Even in the most amicable of divorces dividing the property between both spouses can be quite stressful. It probably did not occur to you on your wedding day that the marriage would end. Happy couples may not think of getting a prenuptial agreement. Therefore, the type of property you own and state divorce laws determine how the property is split up.
1. Division of Property
The division of property is dependent on a few factors, such as whether or not the divorce is contested, the state common property laws, and the type of property you own. California is one of nine states where all property is owned equally by the couple.
2. How to Determine Whether the Property (or Debt) is Marital or Separate
Separate property is any property acquired before the marriage. This can also include inheritances and gifts given exclusively to one of the spouses. This can also include anything purchased or acquired with the separate property. For example, if you use money from an inheritance to purchase something then it is separate. Additionally, separate property includes retirement accounts. Any money put into the account or accrued through interest during the marriage, however, is considered marital property.
California is considered a community property state, which means that all property or debt acquired by either spouse during the marriage is owned equally by the spouses. Even if you lived in another state and returned, the property acquired still counts as marital property.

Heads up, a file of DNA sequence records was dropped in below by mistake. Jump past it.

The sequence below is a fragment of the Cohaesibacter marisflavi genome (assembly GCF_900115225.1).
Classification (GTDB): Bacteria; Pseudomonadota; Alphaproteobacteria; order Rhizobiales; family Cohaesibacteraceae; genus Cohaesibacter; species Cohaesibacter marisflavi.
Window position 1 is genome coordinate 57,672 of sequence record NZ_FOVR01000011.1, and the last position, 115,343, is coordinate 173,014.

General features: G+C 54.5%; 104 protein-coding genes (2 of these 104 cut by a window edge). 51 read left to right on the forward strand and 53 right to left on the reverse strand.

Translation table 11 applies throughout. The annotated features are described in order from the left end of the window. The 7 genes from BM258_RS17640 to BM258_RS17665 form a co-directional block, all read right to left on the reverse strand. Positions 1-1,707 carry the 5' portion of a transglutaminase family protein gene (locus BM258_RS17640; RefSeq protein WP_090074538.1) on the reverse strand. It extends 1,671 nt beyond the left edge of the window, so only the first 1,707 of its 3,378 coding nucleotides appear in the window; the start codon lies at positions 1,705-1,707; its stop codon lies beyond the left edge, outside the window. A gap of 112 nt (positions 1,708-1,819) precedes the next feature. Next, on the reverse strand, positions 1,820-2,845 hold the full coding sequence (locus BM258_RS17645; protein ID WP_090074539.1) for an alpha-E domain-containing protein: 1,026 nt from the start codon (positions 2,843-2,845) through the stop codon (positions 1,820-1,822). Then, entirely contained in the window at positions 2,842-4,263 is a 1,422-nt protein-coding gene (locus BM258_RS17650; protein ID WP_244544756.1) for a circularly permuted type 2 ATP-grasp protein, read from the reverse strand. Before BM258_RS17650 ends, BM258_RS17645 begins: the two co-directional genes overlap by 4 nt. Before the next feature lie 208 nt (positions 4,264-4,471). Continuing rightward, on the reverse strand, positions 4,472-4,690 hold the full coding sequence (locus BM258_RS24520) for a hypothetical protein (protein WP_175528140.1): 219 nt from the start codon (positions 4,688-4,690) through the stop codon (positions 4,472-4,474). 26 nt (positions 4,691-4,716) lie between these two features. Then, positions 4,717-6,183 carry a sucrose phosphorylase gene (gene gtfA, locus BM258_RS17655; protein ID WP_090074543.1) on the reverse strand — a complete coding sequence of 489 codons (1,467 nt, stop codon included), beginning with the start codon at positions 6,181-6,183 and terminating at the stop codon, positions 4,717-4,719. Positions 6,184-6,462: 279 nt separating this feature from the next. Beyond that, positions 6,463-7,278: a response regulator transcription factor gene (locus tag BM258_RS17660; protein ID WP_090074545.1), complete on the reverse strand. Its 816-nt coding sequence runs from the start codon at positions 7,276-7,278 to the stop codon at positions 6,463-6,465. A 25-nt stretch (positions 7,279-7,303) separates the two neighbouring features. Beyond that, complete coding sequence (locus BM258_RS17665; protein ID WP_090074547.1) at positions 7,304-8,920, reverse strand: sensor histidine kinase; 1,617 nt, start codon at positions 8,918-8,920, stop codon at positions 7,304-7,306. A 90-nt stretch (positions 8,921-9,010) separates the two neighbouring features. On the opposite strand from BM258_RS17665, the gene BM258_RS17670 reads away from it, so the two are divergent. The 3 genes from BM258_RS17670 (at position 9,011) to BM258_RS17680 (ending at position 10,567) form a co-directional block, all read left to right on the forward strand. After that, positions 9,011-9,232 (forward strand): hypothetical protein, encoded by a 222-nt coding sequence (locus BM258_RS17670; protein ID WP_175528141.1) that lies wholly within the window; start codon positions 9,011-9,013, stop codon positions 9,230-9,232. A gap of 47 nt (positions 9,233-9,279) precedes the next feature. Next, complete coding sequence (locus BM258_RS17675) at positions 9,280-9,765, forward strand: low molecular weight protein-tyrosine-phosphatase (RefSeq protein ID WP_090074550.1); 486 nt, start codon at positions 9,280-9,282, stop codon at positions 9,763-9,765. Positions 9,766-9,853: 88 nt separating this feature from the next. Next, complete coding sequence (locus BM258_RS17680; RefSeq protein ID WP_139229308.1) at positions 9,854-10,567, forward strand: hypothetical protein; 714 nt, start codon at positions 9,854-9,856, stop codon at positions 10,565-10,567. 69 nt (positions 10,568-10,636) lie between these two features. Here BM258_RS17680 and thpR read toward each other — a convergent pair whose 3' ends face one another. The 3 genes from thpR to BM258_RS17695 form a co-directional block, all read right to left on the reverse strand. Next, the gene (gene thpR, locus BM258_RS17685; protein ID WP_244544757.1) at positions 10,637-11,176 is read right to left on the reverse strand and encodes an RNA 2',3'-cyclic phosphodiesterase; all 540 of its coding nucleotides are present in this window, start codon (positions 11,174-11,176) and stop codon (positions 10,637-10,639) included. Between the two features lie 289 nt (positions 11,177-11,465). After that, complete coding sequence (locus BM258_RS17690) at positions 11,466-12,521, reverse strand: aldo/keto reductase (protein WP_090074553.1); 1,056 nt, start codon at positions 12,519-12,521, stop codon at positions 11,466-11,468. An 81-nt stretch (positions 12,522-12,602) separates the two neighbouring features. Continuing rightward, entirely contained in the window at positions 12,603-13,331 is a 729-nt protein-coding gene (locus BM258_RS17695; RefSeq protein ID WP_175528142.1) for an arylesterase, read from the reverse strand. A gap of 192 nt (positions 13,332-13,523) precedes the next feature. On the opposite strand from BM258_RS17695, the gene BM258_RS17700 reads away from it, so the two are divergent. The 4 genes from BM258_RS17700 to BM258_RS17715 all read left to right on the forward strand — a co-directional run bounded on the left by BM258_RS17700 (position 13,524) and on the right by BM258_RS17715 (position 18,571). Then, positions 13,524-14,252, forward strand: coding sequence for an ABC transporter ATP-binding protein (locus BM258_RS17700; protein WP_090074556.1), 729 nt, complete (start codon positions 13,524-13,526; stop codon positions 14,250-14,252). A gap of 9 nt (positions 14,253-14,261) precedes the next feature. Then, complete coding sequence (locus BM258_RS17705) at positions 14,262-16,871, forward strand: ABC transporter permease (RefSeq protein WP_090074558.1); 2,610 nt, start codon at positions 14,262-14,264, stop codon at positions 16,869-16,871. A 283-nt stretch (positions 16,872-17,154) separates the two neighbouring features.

3. How to Decide How to Divide Property
There are a few routes that can be taken depending on how amicable the spouses are. First the couple should make a list of all the things they agree they own jointly, and then additional lists of what they agree they own separately.
In an ideal world spouses will always have easy separations but disputes can arise over the ownership of a piece of property. Mediation is often necessary in these cases.
4. The Complexities of Divorce Law in California
In addition to being a community property state, California is also a no-fault divorce state, which means that no reason is needed to file for a divorce and a judge does not make a decision based on the actions of either party.
Estate planning is an essential financial component to consider when going through a divorce. If you have already drawn a will and have listed your spouse as an heir then you will want to talk to a divorce attorney to change it.
5. How Prenuptial Agreements Work
This is a marriage contract made before the marriage that protect the property and finances of the parties should the marriage end in divorce or death and describes how they will be distributed. These can include guidelines for how to split up things among children from a previous marriage. A common misconception is that these are only useful to the extremely wealthy, but all couples can benefit later should the marriage not last.
Divorce is hard and can be more complex when child custody and visitation rights, valuable assets, or alimony is involved. A Carlsbad attorney with compassion and a solid understanding of California divorce law, such as the ones you will find at Fischer & Van Thiel – Expert Divorce Lawyers in Carlsbad, CA, can make the arduous process of getting a divorce easier.